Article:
"In South Africa, the hierarchical structure of society, including access to wealth, prestige and power, was constructed to be on the basis of race through decades and even centuries of institutionalised inequality"(Taylor & Yu 2009, 5). Under the apartheid state, income inequalities were systematically structured along racial lines. The racist policies of the state were explicit and deliberate and this racial discrimination directly affected income and earnings.
A history of oppression and inequality in education
Until the early 20th century, virtually all non-whites were subjected to missionary schooling. This, in contrast to whites who received schooling directly provided for or subsidised by local governments. By 1923 it was compulsory for all children of 'European descent' to undergo a minimum of seven years of schooling, while it remained optional, and often exceptionally challenging, for non-whites to pursue an education. (Malherbe, 1925, 401).Segregated Bantu education
It has been argued that one of the biggest tragedies of democratic South Africa is the lack of real reform within the education system. Post-1994 many public schools recruited black teachers, many of whom were themselves products of the Bantu Education system. The administration at the time, under the leadership of Nelson Mandela, followed by Thabo Mbeki, unfortunately did little to eradicate unequal access to quality education in democratic South Africa. (Biko, 2013).Education today bears scars of the past
Spaull's analysis of standardised cross-national assessments, that South Africa participates in, shows that a large proportion of black pupils from poor schools are functionally illiterate and innumerate. Despite being an economic power in Sub-Saharan Africa and its massive financial investment into education, South Africa's education performance is below that of many countries including low-income African countries (Spaull, 2013). A key indicator used by the South African government to measure education performance is the "matric", or high school graduation, pass rate. Education researchers have pointed to the misleading use of this indicator, as it fails to account for the high levels of drop-outs.Half of the young drop out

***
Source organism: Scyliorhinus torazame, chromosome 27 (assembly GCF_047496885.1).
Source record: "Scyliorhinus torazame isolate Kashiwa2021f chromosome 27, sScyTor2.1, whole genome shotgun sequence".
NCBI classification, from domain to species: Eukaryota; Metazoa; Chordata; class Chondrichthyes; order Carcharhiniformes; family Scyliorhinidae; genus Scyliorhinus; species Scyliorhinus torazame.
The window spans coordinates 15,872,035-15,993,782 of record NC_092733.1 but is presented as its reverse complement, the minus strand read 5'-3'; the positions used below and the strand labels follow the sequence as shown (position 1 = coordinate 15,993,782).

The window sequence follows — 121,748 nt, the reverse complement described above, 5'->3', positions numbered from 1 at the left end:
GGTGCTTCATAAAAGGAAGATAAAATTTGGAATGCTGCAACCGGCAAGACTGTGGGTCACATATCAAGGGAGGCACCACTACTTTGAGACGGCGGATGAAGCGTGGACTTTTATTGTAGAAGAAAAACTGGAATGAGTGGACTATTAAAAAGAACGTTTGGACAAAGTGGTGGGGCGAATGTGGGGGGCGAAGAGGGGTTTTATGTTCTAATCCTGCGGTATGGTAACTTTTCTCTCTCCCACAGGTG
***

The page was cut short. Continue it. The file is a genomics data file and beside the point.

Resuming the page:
South Africa's unemployment rate is chronically high at 25.2 percent overall and a youth (15-34 years) unemployment rate of 36.1 percent (Statistics South Africa, 2014). The disaggregated unemployment data shows that most of the unemployed are typically young and black and have lesser years of education (Murray et al. 2010; Branson et al. 2012).Rampant unemployment
So far in this text we have shown how injustices within the education system persist and have very real consequences for the larger South African population. A poor education drastically decreases prospects of social mobility and many youth are condemned to lives of fewer opportunities and a lowered sense of self-determination. In South Africa, the type of education an individual has access to is largely proportional to their socio-economic status, and because socio-economic status and race are so inextricably linked within the South African context, the danger exists for the further perpetuation of the stereotype that intelligence and development are the domains of whites and that blacks are largely uneducated and inferior. Poor schools have higher absenteeism, failures and drop outs, leading to higher levels of unemployment among youth who often as a consequence engage in illegal activities. Prospects of qualifying for tertiary education are also significantly reduced. (de Kadt, n.d., 27).In summary: education inequality persists.
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